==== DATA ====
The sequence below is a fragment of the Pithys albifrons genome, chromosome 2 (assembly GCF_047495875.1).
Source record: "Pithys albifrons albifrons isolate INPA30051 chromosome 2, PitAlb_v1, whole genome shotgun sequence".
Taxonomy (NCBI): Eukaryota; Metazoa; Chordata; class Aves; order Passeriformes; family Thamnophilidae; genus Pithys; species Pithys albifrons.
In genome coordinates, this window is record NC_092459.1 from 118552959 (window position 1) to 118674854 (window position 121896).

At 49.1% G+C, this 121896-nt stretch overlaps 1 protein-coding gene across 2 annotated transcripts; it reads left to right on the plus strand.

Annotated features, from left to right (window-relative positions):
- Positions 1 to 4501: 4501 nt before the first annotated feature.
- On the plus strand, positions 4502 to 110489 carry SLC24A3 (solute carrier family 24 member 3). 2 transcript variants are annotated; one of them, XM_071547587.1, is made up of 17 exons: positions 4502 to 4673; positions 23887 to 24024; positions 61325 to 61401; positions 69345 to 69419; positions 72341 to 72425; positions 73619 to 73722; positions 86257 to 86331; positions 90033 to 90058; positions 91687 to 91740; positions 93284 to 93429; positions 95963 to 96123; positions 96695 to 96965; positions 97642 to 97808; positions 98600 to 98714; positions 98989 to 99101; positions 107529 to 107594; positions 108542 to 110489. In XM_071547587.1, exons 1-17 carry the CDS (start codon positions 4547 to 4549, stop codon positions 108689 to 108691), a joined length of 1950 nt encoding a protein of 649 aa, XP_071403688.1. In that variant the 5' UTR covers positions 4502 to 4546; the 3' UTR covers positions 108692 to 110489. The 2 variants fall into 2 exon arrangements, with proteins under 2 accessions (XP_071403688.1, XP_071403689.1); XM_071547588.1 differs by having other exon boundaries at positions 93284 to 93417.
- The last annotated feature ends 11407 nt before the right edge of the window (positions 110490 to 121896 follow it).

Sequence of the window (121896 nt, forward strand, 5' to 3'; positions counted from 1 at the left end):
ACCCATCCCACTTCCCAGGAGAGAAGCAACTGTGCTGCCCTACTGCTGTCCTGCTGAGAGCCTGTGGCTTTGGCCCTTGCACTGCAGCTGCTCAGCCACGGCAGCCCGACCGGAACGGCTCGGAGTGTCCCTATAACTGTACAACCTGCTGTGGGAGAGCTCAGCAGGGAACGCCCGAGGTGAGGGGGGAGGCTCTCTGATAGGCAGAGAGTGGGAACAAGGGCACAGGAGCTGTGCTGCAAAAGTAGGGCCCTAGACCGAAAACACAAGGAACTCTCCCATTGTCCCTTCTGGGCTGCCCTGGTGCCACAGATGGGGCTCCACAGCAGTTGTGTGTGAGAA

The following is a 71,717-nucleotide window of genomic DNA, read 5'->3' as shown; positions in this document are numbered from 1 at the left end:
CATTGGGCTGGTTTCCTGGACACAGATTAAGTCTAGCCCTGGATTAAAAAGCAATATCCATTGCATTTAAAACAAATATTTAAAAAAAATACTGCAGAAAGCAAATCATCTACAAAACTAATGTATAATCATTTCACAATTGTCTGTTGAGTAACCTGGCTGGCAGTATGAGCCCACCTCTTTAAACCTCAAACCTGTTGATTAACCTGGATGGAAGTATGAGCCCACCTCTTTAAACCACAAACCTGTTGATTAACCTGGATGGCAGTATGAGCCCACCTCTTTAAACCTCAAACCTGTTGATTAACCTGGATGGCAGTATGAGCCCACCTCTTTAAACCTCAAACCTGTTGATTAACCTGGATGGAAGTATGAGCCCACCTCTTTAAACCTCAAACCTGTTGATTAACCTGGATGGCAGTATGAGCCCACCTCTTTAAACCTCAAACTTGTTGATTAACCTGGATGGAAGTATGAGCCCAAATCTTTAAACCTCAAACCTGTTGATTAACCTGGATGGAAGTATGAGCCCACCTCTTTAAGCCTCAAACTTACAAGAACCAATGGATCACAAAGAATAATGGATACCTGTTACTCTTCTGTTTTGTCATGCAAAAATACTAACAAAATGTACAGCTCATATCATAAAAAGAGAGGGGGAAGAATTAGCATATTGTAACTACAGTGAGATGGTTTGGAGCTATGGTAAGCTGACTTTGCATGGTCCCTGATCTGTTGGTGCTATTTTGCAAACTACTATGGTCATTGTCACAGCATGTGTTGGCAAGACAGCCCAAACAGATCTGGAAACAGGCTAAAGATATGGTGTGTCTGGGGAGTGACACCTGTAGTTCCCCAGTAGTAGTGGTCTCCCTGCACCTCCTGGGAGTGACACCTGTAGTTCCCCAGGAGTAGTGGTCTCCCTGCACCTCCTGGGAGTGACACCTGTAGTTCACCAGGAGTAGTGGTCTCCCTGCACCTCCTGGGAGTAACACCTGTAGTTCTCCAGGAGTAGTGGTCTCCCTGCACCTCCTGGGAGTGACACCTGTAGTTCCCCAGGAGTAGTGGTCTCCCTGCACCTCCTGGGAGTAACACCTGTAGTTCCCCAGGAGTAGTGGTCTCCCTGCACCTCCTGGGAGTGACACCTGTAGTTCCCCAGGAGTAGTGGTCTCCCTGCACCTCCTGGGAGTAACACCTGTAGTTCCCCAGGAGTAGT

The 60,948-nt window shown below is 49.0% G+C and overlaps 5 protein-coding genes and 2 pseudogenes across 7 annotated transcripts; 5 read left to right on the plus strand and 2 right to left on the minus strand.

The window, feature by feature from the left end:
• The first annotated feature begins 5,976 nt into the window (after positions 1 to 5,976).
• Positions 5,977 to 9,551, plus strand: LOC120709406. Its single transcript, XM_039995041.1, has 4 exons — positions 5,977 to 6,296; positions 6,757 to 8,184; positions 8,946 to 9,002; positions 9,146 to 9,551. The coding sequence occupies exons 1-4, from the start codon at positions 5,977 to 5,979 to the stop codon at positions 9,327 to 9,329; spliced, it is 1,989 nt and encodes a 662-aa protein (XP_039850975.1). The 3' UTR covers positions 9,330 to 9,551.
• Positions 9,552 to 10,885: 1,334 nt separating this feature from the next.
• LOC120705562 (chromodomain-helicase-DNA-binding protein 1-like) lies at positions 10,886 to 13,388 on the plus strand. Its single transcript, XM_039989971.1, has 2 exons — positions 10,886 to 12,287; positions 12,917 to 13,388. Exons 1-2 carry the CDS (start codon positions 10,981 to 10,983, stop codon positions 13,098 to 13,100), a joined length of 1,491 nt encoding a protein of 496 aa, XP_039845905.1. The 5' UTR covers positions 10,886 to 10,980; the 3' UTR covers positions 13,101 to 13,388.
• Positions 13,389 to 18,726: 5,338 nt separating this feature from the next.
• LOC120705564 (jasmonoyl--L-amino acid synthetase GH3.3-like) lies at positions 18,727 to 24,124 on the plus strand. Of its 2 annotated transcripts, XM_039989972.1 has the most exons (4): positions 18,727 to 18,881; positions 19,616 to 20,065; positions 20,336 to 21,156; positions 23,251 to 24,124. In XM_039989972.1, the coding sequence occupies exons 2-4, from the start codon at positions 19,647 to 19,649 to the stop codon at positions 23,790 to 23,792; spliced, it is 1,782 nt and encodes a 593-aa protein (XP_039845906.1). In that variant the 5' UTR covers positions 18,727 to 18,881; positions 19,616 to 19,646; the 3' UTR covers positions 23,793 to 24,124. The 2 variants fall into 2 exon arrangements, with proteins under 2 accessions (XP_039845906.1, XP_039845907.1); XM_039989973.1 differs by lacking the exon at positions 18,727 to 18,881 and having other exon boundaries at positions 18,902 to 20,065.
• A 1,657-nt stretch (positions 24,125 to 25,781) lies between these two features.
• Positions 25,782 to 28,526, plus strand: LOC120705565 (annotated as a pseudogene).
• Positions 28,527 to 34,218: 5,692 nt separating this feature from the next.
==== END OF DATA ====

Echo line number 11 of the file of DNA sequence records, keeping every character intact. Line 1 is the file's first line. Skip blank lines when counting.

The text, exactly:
ACCCATCCCACTTCCCAGGAGAGAAGCAACTGTGCTGCCCTACTGCTGTCCTGCTGAGAGCCTGTGGCTTTGGCCCTTGCACTGCAGCTGCTCAGCCACGGCAGCCCGACCGGAACGGCTCGGAGTGTCCCTATAACTGTACAACCTGCTGTGGGAGAGCTCAGCAGGGAACGCCCGAGGTGAGGGGGGAGGCTCTCTGATAGGCAGAGAGTGGGAACAAGGGCACAGGAGCTGTGCTGCAAAAGTAGGGCCCTAGACCGAAAACACAAGGAACTCTCCCATTGTCCCTTCTGGGCTGCCCTGGTGCCACAGATGGGGCTCCACAGCAGTTGTGTGTGAGAA